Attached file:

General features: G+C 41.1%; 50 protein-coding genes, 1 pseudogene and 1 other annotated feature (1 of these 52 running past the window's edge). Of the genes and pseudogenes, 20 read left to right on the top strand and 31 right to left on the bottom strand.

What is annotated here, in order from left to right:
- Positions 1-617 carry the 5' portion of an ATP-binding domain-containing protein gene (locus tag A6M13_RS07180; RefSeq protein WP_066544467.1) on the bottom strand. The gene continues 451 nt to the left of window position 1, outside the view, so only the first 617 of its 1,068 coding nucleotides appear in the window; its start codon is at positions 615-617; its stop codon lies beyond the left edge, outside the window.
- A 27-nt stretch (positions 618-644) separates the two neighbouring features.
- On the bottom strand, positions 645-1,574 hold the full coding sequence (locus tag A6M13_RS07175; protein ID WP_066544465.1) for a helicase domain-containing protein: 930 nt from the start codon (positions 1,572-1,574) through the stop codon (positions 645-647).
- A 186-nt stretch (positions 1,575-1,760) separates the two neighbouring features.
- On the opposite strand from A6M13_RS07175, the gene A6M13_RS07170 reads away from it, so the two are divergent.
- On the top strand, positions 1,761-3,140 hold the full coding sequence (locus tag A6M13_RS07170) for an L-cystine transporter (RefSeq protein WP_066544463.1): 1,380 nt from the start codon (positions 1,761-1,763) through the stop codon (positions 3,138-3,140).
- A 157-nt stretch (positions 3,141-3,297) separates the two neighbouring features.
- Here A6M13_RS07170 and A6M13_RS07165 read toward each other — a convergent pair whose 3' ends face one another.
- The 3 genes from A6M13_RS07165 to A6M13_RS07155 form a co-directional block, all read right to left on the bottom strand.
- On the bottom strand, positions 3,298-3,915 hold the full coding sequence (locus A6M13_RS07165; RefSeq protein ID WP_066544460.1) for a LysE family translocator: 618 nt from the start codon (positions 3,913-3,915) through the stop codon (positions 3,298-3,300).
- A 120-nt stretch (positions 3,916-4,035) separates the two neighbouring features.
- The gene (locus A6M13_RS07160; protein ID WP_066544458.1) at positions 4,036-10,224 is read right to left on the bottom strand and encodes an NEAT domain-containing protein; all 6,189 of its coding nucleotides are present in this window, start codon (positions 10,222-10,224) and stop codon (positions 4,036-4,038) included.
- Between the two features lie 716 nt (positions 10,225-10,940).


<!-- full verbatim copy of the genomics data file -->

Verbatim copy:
General features: G+C 41.1%; 50 protein-coding genes, 1 pseudogene and 1 other annotated feature (1 of these 52 running past the window's edge). Of the genes and pseudogenes, 20 read left to right on the top strand and 31 right to left on the bottom strand.

What is annotated here, in order from left to right:
- Positions 1-617 carry the 5' portion of an ATP-binding domain-containing protein gene (locus tag A6M13_RS07180; RefSeq protein WP_066544467.1) on the bottom strand. The gene continues 451 nt to the left of window position 1, outside the view, so only the first 617 of its 1,068 coding nucleotides appear in the window; its start codon is at positions 615-617; its stop codon lies beyond the left edge, outside the window.
- A 27-nt stretch (positions 618-644) separates the two neighbouring features.
- On the bottom strand, positions 645-1,574 hold the full coding sequence (locus tag A6M13_RS07175; protein ID WP_066544465.1) for a helicase domain-containing protein: 930 nt from the start codon (positions 1,572-1,574) through the stop codon (positions 645-647).
- A 186-nt stretch (positions 1,575-1,760) separates the two neighbouring features.
- On the opposite strand from A6M13_RS07175, the gene A6M13_RS07170 reads away from it, so the two are divergent.
- On the top strand, positions 1,761-3,140 hold the full coding sequence (locus tag A6M13_RS07170) for an L-cystine transporter (RefSeq protein WP_066544463.1): 1,380 nt from the start codon (positions 1,761-1,763) through the stop codon (positions 3,138-3,140).
- A 157-nt stretch (positions 3,141-3,297) separates the two neighbouring features.
- Here A6M13_RS07170 and A6M13_RS07165 read toward each other — a convergent pair whose 3' ends face one another.
- The 3 genes from A6M13_RS07165 to A6M13_RS07155 form a co-directional block, all read right to left on the bottom strand.
- On the bottom strand, positions 3,298-3,915 hold the full coding sequence (locus A6M13_RS07165; RefSeq protein ID WP_066544460.1) for a LysE family translocator: 618 nt from the start codon (positions 3,913-3,915) through the stop codon (positions 3,298-3,300).
- A 120-nt stretch (positions 3,916-4,035) separates the two neighbouring features.
- The gene (locus A6M13_RS07160; protein ID WP_066544458.1) at positions 4,036-10,224 is read right to left on the bottom strand and encodes an NEAT domain-containing protein; all 6,189 of its coding nucleotides are present in this window, start codon (positions 10,222-10,224) and stop codon (positions 4,036-4,038) included.
- Between the two features lie 716 nt (positions 10,225-10,940).